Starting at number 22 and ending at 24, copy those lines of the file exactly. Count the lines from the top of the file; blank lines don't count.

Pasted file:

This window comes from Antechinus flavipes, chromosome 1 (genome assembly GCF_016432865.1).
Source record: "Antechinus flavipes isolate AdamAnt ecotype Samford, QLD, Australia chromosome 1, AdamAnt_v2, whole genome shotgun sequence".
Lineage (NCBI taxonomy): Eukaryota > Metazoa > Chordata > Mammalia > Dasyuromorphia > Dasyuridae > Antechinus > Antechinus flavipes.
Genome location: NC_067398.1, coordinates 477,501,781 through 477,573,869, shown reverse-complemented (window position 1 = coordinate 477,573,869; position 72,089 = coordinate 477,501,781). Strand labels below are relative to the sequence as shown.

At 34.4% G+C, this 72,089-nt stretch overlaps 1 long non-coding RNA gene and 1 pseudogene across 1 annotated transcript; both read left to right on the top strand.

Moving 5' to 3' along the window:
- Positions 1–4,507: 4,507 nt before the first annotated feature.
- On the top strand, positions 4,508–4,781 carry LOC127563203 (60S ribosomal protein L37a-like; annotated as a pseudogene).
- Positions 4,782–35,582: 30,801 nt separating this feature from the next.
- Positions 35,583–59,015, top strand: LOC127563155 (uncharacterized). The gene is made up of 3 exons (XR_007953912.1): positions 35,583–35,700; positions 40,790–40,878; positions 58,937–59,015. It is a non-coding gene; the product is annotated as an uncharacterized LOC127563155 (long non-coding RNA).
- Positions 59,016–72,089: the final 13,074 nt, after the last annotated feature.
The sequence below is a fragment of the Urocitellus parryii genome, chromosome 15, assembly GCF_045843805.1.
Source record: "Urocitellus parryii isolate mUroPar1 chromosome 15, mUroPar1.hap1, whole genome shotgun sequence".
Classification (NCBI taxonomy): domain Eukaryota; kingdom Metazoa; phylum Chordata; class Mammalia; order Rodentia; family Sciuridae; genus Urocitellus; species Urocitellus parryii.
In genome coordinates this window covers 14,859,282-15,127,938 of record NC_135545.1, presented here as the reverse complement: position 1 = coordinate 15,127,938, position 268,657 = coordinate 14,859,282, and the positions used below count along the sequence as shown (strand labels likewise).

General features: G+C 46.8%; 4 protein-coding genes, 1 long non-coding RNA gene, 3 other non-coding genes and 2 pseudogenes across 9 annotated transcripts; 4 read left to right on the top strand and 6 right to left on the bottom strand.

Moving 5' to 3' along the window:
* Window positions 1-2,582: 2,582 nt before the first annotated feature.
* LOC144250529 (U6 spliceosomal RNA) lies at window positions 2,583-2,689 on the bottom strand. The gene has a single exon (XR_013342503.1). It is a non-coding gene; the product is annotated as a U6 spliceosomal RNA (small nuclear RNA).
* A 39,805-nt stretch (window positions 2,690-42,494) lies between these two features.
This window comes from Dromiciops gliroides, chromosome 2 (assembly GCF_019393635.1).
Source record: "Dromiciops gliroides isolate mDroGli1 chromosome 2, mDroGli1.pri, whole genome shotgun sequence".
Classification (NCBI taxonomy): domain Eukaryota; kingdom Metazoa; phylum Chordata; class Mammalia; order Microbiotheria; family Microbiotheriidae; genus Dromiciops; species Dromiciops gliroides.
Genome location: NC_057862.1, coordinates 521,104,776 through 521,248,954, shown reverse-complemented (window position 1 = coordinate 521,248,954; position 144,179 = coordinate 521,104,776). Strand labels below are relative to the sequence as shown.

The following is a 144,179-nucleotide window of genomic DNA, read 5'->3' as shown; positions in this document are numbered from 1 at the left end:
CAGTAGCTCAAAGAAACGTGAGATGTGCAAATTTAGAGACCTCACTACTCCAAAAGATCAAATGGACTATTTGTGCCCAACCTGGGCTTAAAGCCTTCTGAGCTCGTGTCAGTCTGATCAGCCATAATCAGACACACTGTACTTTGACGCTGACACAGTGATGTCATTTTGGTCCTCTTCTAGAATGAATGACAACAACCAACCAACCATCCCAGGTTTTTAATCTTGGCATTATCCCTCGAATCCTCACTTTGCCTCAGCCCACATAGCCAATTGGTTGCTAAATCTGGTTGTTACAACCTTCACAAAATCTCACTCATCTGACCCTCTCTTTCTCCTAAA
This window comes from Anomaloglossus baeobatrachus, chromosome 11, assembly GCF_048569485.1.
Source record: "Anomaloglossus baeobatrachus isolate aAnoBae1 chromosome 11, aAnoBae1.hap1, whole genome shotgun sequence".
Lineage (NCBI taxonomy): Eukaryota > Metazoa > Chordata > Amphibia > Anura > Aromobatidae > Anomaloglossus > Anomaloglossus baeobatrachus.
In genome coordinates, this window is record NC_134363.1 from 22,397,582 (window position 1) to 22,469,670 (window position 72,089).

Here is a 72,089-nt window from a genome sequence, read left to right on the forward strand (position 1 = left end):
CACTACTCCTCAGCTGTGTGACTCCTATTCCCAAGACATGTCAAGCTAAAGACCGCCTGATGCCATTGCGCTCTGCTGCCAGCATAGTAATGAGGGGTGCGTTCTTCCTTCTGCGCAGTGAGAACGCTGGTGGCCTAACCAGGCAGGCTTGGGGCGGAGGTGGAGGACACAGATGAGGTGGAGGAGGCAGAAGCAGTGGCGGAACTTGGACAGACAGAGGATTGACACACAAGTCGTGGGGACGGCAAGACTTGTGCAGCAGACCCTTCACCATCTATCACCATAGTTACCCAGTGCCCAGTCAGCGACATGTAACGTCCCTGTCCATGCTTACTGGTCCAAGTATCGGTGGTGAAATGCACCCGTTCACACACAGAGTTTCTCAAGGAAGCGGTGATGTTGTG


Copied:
Source record: "Dromiciops gliroides isolate mDroGli1 chromosome 2, mDroGli1.pri, whole genome shotgun sequence".
Classification (NCBI taxonomy): domain Eukaryota; kingdom Metazoa; phylum Chordata; class Mammalia; order Microbiotheria; family Microbiotheriidae; genus Dromiciops; species Dromiciops gliroides.
Genome location: NC_057862.1, coordinates 521,104,776 through 521,248,954, shown reverse-complemented (window position 1 = coordinate 521,248,954; position 144,179 = coordinate 521,104,776). Strand labels below are relative to the sequence as shown.